The simulation game

Digital art is a crowded field. It’s also now older than I am. Yet despite a 50-year courtship, art galleries have been reluctant to allow it more than a toehold in their collections. Things are changing. Take MoMA’s visit to Paris last year. Alongside the Picassos and Pollocks was a very popular final room, made up of a single, beautiful computer-generated animation, in which a huddle of humans tramp across a constantly disintegrating landscape. ‘Emissaries’ (2015–17) is the work of the 33-year-old artist Ian Cheng, who two weeks ago opened his first show in the UK at the Serpentine Gallery. Cheng’s first inspirations were video games like The Sims, and

Fantastic Mr Fox

Sand in the Sandwiches is the perfect show for those who feel the West End should be an intellectual funfair. It sets out to amuse, surprise, divert, uplift and nothing more. Edward Fox’s biographical portrait of John Betjeman has a smattering of his most famous poems ingeniously woven into the narrative. Fox knows his stuff. His shrill, elongated upper-middle-class accent is 99 per cent impersonation and 1 per cent exaggeration. He reminds us that when Betjeman said ‘Edwardian’ he rhymed the second syllable with card, not sword. From early boyhood Betjeman knew that poetry would be his trade. Aged 14, he read the sonnets of Oscar Wilde’s chum, Bosie, and

A puzzling phenomenon

Everyone has played it, or one of its manifold variations and rip-offs. Blocks of different shapes fall from the sky; you have to rotate and shunt them around so they fit perfectly together at the bottom, and then that horizontal line of blocks vanishes. This is Tetris, and it was created in 1984 by a Soviet mathematician called Alexei Pajitnov. But how it came to the West is a remarkably complicated cloak-and-dagger story, here given its first book-length treatment. The narrative opens with all the bad bravado of a Dan Brown novel, as one of the several businessmen chasing the rights to the game flies into Moscow for a meeting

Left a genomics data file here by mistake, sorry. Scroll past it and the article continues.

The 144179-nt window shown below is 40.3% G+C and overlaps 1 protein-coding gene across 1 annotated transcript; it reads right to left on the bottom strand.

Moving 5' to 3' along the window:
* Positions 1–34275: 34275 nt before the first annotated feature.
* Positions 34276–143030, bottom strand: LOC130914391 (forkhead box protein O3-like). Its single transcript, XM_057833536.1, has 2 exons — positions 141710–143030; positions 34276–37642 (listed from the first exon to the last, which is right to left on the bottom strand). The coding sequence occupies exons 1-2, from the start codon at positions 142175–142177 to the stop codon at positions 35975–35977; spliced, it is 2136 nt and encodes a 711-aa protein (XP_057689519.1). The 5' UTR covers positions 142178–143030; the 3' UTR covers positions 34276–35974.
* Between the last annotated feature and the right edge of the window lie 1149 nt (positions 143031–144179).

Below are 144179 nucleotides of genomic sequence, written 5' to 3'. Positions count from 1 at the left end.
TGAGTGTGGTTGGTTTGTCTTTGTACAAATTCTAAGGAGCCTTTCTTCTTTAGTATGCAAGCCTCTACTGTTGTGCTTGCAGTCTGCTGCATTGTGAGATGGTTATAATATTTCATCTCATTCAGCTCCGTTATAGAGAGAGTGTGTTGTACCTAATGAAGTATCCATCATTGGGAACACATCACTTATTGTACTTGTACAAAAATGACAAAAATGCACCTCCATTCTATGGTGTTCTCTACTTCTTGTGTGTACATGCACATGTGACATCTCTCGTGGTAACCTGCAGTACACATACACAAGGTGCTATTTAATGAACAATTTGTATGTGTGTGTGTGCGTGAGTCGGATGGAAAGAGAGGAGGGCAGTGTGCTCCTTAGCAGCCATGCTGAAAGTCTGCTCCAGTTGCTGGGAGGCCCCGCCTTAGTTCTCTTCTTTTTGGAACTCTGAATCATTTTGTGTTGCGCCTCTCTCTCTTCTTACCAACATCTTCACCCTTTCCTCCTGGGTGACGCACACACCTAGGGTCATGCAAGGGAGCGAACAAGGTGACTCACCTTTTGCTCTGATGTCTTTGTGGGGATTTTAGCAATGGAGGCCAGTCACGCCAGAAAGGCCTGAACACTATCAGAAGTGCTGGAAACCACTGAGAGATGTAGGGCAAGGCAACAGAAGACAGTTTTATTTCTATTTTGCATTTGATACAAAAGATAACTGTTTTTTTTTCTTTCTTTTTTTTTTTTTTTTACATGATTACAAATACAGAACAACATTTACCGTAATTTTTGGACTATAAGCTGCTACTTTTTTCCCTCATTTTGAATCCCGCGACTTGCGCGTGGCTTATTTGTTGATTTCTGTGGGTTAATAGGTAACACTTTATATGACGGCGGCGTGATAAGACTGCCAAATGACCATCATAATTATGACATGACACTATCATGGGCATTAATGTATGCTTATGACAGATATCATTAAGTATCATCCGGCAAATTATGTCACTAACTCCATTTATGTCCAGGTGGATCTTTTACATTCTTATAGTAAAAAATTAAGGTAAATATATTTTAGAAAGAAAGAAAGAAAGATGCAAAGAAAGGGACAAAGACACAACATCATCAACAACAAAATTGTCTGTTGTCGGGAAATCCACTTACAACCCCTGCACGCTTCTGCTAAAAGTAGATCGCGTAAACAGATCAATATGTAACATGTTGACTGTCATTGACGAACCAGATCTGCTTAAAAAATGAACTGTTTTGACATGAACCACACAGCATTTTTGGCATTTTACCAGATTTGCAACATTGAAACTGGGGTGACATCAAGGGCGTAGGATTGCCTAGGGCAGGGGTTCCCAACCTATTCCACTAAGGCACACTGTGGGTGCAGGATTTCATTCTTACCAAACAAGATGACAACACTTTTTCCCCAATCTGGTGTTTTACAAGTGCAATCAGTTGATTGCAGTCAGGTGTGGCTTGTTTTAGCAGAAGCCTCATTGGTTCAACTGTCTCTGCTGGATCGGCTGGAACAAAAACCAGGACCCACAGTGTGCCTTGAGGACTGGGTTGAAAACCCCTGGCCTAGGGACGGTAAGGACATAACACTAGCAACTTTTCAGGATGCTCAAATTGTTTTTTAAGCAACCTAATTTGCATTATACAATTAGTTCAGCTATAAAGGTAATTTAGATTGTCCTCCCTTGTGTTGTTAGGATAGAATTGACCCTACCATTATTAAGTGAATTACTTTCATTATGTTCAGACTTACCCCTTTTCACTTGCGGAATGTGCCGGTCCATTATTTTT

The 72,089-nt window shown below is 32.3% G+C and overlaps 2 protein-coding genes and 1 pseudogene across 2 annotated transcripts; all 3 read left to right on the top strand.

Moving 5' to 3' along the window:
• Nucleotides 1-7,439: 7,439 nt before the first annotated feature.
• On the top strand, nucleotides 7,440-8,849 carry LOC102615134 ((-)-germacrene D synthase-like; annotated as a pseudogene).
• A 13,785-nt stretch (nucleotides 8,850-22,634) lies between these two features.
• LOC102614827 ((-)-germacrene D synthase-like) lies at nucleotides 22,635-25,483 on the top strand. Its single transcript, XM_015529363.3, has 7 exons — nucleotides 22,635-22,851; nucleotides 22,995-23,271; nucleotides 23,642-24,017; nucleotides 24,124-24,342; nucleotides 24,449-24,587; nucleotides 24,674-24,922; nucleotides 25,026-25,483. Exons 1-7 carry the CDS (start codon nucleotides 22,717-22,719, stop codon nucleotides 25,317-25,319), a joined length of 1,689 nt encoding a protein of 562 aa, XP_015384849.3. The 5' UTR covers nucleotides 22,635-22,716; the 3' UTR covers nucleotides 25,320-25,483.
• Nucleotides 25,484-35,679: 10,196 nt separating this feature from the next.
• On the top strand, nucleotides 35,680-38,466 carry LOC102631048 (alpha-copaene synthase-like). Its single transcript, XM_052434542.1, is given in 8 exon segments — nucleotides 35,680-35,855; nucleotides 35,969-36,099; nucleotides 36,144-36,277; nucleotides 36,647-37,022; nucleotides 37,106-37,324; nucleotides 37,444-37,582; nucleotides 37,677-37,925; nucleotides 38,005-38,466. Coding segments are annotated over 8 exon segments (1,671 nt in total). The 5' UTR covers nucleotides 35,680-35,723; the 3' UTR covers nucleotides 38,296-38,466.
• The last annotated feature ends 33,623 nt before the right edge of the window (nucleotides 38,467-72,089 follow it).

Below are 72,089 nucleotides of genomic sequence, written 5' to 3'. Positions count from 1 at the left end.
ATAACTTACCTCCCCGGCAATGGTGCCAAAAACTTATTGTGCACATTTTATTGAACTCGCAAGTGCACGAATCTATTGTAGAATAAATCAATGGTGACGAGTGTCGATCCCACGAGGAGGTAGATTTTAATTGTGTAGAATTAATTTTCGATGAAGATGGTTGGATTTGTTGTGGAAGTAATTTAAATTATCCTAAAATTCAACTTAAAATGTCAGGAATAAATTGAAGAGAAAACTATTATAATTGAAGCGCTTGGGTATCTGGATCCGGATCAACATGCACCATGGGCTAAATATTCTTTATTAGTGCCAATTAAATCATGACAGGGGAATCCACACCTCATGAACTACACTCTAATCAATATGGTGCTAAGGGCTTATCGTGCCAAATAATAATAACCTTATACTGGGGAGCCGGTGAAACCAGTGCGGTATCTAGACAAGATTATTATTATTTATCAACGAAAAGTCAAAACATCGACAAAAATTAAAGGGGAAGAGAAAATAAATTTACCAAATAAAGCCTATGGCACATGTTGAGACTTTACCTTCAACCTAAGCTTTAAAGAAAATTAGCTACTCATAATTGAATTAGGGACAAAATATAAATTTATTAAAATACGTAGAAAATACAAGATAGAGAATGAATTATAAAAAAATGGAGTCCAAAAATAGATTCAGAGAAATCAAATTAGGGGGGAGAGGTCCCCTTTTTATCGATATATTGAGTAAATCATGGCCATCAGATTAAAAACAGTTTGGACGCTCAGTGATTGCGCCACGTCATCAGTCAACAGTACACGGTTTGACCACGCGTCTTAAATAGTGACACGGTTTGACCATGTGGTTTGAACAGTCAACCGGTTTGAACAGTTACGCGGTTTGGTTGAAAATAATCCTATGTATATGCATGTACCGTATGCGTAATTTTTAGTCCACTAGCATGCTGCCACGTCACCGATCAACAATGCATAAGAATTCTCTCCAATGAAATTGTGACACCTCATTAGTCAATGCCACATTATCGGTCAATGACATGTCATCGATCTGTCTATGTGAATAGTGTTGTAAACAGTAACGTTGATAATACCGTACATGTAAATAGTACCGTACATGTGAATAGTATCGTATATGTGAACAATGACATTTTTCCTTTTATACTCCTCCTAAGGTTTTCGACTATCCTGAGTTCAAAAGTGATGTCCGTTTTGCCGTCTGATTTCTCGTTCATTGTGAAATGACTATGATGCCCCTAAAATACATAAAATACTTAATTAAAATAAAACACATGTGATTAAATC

School report

Teaching maths the Asian way English primary schools have received funding of £41 million to embrace the ‘Asian style’ of teaching maths. The method, used in Singapore, Shanghai and Hong Kong — all of which are at the top of Pisa’s study into the school performance of 15-year-olds — is more visual than the ‘normal’ British style of maths teaching, and focuses on children being taught in a mixed-ability group, rather than being divided into streams. The funding, announced in July, will allow 700 teachers to be trained in the Asian method, in addition to the 140 who have already completed their training. At the moment, the UK sits in

What will I do with my second chance at life? Play more video games, for a start

Does a near-death experience make you a better person? This is something I’ve been thinking about on and off since my pulmonary embolism. Initially, it hadn’t occurred to me that a PE was a big deal. But the research that I’ve done since suggests that these things aren’t unserious. My seen-it-all ex-army GP, for example, was properly impressed. As too have been the various people I know whose friends and relatives have died of them, one a 23-year-old girl who succumbed after breaking her ankle while walking on the moors. So yes, as my fellow ‘survivors’ keep telling me, I should be grateful for my lucky escape — and perhaps

The greatest joy of playing Grand Theft Auto V? It lets you give the finger to the PC brigade

The last — and only — time I had sex with a whore she was so impressed by my performance that she begged me to do it all over again. I thank the drugs. Before popping out in my stolen car for my rendezvous with my skanky ho, I had smoked a couple of fat blunts which I’d found ready prepared for me by my bitch next to my beer fridge and it put me in just the right mood. But none of this was ‘real’. I was playing the video game Grand Theft Auto V (GTAV) and enjoying the transgressive thrills of living the life of a young black